The Last Ride Together

by Robert Browning

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What do stanzas 6-8 mean in Robert Browning's poem "The Last Ride Together"?

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Robert Browning's poem “The Last Ride Together” is the monologue of a dejected lover as he contemplates the end of a relationship. The title of the poem comes from the setting in which the poem takes place—on a final ride that the speaker and his ex-lover share. Stanzas six, seven, and eight (lines 56-88) strongly develop the character of the speaker and reveal the speaker's attitudes about the end of his relationship. These three stanzas are explained below. 

Stanza VI

What hand and brain went ever pair’d?
What heart alike conceived and dared?
What act proved all its thought had been?
What will but felt the fleshly screen?
  We ride and I see her bosom heave.        
There’s many a crown for who can reach.
Ten lines, a statesman’s life in each!
The flag stuck on a heap of bones,
A soldier’s doing! what atones?
They scratch his name on the Abbey-stones.        
My riding is better, by their leave.

In the sixth stanza, the speaker becomes philosophical about the end of his relationship, considering the nature of love, reality vs. dream, and the nature of failure. The speaker considers that all men fail. In mentioning statesmen and soldiers in this stanza, the speaker justifies his failure, explaining that all men—even those held in high regard—do fail.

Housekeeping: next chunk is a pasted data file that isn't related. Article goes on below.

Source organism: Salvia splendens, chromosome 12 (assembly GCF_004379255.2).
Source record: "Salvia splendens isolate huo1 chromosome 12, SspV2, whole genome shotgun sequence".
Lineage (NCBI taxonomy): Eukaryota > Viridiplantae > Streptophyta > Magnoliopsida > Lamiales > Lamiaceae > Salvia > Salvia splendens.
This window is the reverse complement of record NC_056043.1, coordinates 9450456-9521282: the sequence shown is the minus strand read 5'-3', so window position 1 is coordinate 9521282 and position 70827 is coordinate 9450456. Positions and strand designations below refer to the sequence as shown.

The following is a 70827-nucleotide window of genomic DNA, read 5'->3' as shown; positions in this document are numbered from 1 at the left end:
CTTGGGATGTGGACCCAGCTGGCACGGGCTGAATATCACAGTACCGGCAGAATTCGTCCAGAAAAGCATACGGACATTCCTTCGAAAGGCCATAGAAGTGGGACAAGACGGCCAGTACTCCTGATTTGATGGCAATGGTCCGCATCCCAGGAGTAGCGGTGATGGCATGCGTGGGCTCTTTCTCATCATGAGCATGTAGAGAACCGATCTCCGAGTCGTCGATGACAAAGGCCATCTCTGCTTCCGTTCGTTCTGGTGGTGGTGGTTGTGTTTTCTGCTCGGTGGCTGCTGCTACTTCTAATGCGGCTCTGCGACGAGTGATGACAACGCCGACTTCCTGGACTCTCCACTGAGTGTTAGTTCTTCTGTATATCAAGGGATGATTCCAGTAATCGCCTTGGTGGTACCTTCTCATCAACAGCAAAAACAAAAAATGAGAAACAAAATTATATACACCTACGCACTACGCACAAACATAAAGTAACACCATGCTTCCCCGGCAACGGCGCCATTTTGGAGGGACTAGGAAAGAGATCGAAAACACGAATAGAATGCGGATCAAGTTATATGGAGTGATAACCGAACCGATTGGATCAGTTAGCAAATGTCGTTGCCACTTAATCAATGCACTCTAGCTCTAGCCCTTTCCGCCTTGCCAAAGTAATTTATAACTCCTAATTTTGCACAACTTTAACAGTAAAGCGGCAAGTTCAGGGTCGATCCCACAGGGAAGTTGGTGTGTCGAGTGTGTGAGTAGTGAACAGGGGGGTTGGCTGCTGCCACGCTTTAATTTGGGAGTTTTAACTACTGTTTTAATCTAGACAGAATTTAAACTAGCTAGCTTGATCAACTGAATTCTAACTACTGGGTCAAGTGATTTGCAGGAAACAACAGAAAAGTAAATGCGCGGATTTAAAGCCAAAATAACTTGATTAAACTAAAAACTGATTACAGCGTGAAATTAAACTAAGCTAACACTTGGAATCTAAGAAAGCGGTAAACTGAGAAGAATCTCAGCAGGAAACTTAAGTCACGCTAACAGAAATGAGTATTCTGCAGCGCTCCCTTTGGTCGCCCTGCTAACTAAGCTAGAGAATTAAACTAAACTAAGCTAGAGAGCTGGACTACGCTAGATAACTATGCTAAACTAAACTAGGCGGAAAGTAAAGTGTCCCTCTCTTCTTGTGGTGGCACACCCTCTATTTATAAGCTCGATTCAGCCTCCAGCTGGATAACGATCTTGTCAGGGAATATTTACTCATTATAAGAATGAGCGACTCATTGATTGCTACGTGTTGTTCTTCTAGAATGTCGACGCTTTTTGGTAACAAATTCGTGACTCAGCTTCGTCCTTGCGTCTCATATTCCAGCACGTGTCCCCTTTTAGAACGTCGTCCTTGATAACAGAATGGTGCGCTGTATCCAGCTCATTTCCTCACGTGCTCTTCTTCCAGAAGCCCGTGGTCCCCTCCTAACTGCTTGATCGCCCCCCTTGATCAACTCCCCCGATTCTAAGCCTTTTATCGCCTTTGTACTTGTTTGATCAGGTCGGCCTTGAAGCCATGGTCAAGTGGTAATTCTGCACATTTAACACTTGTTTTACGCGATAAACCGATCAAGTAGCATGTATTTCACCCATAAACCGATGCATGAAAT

Stanza VII
What does it all mean, poet? Well,
Your brains beat into rhythm, you tell
What we felt only; you express’d
You hold things beautiful the best,        
  And pace them in rhyme so, side by side.
’Tis something, nay ’tis much: but then,
Have you yourself what’s best for men?
Are you—poor, sick, old ere your time—
Nearer one whit your own sublime        
Than we who never have turn’d a rhyme?
Sing, riding’s a joy! For me, I ride.
In this stanza, the speaker continues his philosophical musings with false optimism. The speaker compares himself to a poet, who has only words, whereas the speaker at least has his final ride. The speaker's long thoughts on the poet (an entire stanza) serve as a distraction from his loss, while at the very end, he consoles himself, saying, "For me, I ride," as he accepts the reality that this is the final ride with his lover.

Stanza VIII
And you, great sculptor—so, you gave
A score of years to Art, her slave,
And that’s your Venus, whence we turn        
To yonder girl that fords the burn!
  You acquiesce, and shall I repine?
What, man of music, you grown gray
With notes and nothing else to say,
Is this your sole praise from a friend,       
‘Greatly his opera’s strains intend,
Put in music we know how fashions end!’
  I gave my youth: but we ride, in fine.
Stanza eight is a continuation of the speaker's justification in the seventh stanza. In the seventh stanza, the speaker compared his relationship to the labors of a poet, and decided he preferred the in-the-flesh experience of love over the intangible beauty of poetry. In the eighth stanza, that line of thought is continued, but this time the speaker compares his ended relationship to the work of sculptors and musicians, which he claims is also intangible. Although the speaker appreciates the labors of both of these artists, he still decides that he prefers the love he had, even though it is at its end. Again, the stanza ends with his decision, "I gave my youth: but we ride, in fine."

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